Your home may be excessively cold if you quiver every time you open your utility bill. However, it's more than probable that you're overpaying to keep it warm. In either scenario, you may make modifications right now to keep your home warm while also saving money.
These aren't large projects like attic insulation or window replacement—save them for later. They're simple to implement and cost little money. The most difficult will take an afternoon on a weekend, but many will take little time and don't even involve the purchase of supplies, requiring just the modification of a habit or two. Others can be completed for as little as ten dollars. We'll start with the obvious and work our way up to more specialized — but still basic — energy-saving techniques.
1. Reposition your bed away from the window.
If your bed is generally placed directly in front of a window, you can sleep a little warmer by relocating it to the opposite side of the room. Unless your windows are multi-paned (and even if they are in extremely cold places), the glass will cool down significantly over night, chilling the indoor air around that window. As a result, if you are in the area, you will feel colder as well. Exterior walls with insufficient insulation are in the same boat.
2. Place a Thick Area Rug on the Floor
While hard flooring, such as wood or laminate, offers numerous advantages, one of them is warmth. So, during the cold months, do yourself a favor and put down a large area rug to help insulate your bedroom and give your feet a nice treat when it's time to climb out of your toasty bed. A faux sheepskin rug not only offers a splash of color but also provides the ultimate in foot comfort. However, any style of the rug will provide warmth to the floor.
3. Cover your Window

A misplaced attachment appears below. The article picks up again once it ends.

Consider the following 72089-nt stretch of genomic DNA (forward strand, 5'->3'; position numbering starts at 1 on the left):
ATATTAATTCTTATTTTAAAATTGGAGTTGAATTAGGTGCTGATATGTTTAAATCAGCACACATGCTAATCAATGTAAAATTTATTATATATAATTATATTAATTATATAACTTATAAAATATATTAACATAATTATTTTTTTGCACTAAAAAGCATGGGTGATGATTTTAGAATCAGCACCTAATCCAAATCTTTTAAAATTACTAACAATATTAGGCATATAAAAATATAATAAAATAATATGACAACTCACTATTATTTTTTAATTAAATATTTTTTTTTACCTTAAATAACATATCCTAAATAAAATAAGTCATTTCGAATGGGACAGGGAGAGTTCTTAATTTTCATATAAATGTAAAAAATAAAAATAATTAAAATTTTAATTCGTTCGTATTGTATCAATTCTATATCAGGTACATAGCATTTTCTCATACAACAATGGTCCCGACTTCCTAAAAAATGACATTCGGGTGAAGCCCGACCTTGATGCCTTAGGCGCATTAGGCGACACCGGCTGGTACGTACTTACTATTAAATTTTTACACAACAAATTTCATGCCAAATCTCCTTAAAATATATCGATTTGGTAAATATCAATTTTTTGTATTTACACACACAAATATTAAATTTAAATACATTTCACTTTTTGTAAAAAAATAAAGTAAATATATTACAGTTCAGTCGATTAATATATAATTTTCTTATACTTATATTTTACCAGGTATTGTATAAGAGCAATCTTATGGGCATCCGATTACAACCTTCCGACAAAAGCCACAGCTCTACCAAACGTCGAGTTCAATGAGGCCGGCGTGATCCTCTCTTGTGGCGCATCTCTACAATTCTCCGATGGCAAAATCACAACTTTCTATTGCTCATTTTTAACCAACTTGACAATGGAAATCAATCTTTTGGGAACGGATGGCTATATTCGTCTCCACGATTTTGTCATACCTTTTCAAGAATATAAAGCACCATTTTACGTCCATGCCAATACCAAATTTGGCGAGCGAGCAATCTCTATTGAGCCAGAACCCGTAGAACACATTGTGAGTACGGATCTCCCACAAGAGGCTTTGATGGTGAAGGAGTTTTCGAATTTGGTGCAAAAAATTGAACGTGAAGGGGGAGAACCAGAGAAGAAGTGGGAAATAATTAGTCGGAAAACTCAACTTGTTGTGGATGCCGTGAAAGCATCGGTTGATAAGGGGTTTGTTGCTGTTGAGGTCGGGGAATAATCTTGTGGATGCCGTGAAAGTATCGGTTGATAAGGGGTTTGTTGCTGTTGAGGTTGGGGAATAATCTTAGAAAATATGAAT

Because outside temperatures are transferred through the window glass, upgrading to insulated or heavier window coverings can help insulate your bedroom in the winter. Replace your lightweight sheers with heavy, lined drapes to hide your blinds. While you're at it, choose a bright hue to help you escape the winter doldrums. Insulated window treatments can also help if your windows let in a lot of heat during the summer.
4. Make the most of your insulation
When it comes to heat, the roof loses around a quarter of it. Installing 25cm of insulation across your loft will help minimize this. It's also worth looking into what's going on inside your walls, as this accounts for around a third of the heat lost in an uninsulated home.
5. A Door Sweep should be installed.
Install a draft-defeating nylon door sweep if you notice cold air seeping beneath a door heading outside and find that employing a door snake is troublesome. Along the inside bottom edge of the door, this long, thin broom-like vinyl-and-pile attachment is attached. With a hacksaw, cut the sweep to fit and secure it with four or five wood screws.
Check to see if cold air is penetrating along the bottom edge of the garage door if it is heated. Rubber garage-door gaskets secured with 1 in. galvanized roofing nails help keep the chilly air out.
6. Quick-Seal Windows are a type of window that seals quickly.
Installing clear plastic film on the inside of your windows creates a pocket of dead air, which is an excellent insulator. Plastic film and double-sided tape are included in kits, and when heated with a blow dryer, the plastic becomes practically undetectable. If you don't like it, but the film on windows and patio doors only while they're not in use.
If your windows rattle, they're allowing a lot of heat to escape around the frames. Before shrink wrapping, fill in any gaps with putty-like rope caulk. Press-in-place rope caulk is mess-free and simple to apply, and it comes off easily in the spring. However, before the next heating season arrives, make sure you thoroughly seal and caulk your windows.